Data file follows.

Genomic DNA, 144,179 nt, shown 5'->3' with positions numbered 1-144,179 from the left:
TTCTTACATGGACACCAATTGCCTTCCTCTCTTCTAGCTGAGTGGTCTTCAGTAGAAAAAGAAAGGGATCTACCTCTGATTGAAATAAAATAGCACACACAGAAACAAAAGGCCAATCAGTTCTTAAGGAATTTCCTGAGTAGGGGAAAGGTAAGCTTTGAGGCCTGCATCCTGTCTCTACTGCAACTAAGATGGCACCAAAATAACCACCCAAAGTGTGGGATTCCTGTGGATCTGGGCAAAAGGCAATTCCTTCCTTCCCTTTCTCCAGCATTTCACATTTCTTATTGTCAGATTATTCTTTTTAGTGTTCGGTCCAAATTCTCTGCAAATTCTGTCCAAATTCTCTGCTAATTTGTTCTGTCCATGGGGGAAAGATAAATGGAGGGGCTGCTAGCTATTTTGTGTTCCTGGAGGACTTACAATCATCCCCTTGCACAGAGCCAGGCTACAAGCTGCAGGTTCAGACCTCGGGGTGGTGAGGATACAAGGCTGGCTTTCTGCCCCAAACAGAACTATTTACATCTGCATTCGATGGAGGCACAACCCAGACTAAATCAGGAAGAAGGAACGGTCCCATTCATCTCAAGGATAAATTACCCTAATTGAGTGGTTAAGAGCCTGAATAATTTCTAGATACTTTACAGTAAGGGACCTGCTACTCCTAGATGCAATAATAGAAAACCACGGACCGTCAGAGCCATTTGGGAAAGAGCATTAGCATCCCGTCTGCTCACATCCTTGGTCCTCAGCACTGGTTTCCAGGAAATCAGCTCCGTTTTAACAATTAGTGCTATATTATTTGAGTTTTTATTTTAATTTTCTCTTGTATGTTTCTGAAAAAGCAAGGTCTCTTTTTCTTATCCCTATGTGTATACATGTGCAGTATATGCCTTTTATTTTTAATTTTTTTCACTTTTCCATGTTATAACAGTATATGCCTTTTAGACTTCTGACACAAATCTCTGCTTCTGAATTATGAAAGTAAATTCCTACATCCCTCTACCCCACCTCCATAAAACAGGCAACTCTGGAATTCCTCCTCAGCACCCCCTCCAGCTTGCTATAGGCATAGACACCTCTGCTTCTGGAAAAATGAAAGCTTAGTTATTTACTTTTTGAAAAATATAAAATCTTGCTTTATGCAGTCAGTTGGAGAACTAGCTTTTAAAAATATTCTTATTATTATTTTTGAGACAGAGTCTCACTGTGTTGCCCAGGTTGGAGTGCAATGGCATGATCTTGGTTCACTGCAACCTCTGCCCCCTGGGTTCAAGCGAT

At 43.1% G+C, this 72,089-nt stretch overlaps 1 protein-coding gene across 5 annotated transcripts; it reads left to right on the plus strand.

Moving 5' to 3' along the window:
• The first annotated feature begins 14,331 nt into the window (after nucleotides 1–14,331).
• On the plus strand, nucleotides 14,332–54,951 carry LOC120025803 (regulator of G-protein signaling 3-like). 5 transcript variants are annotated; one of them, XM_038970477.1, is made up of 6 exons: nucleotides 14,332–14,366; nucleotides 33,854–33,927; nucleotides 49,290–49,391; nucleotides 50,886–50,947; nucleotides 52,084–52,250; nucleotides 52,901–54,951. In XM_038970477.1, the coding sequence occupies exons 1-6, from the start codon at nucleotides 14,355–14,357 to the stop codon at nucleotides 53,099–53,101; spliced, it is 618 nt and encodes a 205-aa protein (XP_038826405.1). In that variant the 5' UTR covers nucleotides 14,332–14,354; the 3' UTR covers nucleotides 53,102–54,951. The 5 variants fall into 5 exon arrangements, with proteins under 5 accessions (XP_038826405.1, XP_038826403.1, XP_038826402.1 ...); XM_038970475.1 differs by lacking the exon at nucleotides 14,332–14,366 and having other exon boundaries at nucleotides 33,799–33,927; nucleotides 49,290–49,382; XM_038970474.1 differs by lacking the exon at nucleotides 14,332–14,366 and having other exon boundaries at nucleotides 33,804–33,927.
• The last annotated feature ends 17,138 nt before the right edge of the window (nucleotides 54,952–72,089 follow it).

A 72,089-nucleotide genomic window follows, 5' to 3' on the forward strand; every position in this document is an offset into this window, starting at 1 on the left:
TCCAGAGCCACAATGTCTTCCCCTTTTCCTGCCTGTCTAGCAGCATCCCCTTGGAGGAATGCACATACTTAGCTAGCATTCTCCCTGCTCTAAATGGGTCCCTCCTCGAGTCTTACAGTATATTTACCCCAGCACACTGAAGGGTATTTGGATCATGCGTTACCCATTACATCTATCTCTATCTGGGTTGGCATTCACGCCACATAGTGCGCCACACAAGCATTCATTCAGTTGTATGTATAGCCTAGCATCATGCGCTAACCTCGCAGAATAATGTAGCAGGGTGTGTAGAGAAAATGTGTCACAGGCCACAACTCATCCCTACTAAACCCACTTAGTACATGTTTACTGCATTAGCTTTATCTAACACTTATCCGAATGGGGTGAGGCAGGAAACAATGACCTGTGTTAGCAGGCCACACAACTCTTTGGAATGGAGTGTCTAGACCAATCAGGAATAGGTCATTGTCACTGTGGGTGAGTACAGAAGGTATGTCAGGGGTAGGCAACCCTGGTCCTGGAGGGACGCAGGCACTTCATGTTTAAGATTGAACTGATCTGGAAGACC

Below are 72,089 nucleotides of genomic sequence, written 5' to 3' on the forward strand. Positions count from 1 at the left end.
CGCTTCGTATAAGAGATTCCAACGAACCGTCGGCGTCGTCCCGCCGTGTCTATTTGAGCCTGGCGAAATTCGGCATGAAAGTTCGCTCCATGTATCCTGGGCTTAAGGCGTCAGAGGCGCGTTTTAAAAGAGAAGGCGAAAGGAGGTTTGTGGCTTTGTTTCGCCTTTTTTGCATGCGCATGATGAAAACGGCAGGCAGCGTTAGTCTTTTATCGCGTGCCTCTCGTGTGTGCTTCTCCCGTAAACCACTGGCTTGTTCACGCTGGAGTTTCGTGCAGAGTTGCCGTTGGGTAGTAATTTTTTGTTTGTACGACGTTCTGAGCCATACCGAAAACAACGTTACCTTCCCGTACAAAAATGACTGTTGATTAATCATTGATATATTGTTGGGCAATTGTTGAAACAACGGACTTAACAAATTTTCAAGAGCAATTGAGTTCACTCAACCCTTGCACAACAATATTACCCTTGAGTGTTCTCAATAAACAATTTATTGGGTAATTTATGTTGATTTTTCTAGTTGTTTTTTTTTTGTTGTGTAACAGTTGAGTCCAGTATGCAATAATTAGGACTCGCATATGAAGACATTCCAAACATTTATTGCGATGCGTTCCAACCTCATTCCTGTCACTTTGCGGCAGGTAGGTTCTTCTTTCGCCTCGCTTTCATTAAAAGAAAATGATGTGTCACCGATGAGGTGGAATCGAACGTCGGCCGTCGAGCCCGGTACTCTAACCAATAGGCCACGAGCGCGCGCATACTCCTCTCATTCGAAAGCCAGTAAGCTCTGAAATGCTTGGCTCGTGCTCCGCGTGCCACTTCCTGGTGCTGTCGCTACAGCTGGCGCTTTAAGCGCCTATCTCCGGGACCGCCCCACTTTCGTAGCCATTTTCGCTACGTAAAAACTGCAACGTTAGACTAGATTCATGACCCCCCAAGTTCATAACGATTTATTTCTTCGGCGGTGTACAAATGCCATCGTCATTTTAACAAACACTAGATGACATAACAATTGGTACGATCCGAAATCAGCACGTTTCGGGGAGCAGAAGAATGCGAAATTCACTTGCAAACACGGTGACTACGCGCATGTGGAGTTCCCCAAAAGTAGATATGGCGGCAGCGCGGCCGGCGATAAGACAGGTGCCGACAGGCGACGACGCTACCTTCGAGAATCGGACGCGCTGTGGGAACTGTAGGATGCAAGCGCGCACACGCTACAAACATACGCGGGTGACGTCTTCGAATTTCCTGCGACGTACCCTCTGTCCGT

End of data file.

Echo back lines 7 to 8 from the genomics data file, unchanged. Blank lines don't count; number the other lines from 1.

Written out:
• The last annotated feature ends 17,138 nt before the right edge of the window (nucleotides 54,952–72,089 follow it).

A 72,089-nucleotide genomic window follows, 5' to 3' on the forward strand; every position in this document is an offset into this window, starting at 1 on the left: